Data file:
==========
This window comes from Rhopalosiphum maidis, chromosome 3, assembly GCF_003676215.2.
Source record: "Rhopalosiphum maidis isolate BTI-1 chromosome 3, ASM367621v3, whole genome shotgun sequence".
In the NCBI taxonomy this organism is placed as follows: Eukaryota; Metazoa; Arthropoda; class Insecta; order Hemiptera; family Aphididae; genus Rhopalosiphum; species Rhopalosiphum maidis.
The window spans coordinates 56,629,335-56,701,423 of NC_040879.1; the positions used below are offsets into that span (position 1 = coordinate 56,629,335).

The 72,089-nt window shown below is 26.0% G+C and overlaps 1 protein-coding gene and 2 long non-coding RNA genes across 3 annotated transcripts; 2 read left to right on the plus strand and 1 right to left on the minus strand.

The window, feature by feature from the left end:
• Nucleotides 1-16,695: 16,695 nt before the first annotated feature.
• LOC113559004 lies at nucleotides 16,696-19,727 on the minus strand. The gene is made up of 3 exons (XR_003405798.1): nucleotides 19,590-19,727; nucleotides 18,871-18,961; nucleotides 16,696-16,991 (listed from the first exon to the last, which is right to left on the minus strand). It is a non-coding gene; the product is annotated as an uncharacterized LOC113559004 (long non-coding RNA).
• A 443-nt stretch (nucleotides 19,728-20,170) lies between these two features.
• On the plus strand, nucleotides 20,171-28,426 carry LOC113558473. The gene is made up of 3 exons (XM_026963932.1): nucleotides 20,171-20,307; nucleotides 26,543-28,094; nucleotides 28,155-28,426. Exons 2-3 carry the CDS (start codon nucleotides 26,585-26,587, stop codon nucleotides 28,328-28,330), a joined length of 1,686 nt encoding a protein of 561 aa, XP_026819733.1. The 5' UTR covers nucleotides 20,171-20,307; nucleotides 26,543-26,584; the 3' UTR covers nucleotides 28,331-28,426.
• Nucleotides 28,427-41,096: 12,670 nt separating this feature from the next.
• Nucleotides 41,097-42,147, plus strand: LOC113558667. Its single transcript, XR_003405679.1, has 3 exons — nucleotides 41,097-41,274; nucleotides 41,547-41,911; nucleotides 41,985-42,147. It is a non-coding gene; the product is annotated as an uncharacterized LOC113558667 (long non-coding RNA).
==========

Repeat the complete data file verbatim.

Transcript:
This window comes from Rhopalosiphum maidis, chromosome 3, assembly GCF_003676215.2.
Source record: "Rhopalosiphum maidis isolate BTI-1 chromosome 3, ASM367621v3, whole genome shotgun sequence".
In the NCBI taxonomy this organism is placed as follows: Eukaryota; Metazoa; Arthropoda; class Insecta; order Hemiptera; family Aphididae; genus Rhopalosiphum; species Rhopalosiphum maidis.
The window spans coordinates 56,629,335-56,701,423 of NC_040879.1; the positions used below are offsets into that span (position 1 = coordinate 56,629,335).

The 72,089-nt window shown below is 26.0% G+C and overlaps 1 protein-coding gene and 2 long non-coding RNA genes across 3 annotated transcripts; 2 read left to right on the plus strand and 1 right to left on the minus strand.

The window, feature by feature from the left end:
• Nucleotides 1-16,695: 16,695 nt before the first annotated feature.
• LOC113559004 lies at nucleotides 16,696-19,727 on the minus strand. The gene is made up of 3 exons (XR_003405798.1): nucleotides 19,590-19,727; nucleotides 18,871-18,961; nucleotides 16,696-16,991 (listed from the first exon to the last, which is right to left on the minus strand). It is a non-coding gene; the product is annotated as an uncharacterized LOC113559004 (long non-coding RNA).
• A 443-nt stretch (nucleotides 19,728-20,170) lies between these two features.
• On the plus strand, nucleotides 20,171-28,426 carry LOC113558473. The gene is made up of 3 exons (XM_026963932.1): nucleotides 20,171-20,307; nucleotides 26,543-28,094; nucleotides 28,155-28,426. Exons 2-3 carry the CDS (start codon nucleotides 26,585-26,587, stop codon nucleotides 28,328-28,330), a joined length of 1,686 nt encoding a protein of 561 aa, XP_026819733.1. The 5' UTR covers nucleotides 20,171-20,307; nucleotides 26,543-26,584; the 3' UTR covers nucleotides 28,331-28,426.
• Nucleotides 28,427-41,096: 12,670 nt separating this feature from the next.
• Nucleotides 41,097-42,147, plus strand: LOC113558667. Its single transcript, XR_003405679.1, has 3 exons — nucleotides 41,097-41,274; nucleotides 41,547-41,911; nucleotides 41,985-42,147. It is a non-coding gene; the product is annotated as an uncharacterized LOC113558667 (long non-coding RNA).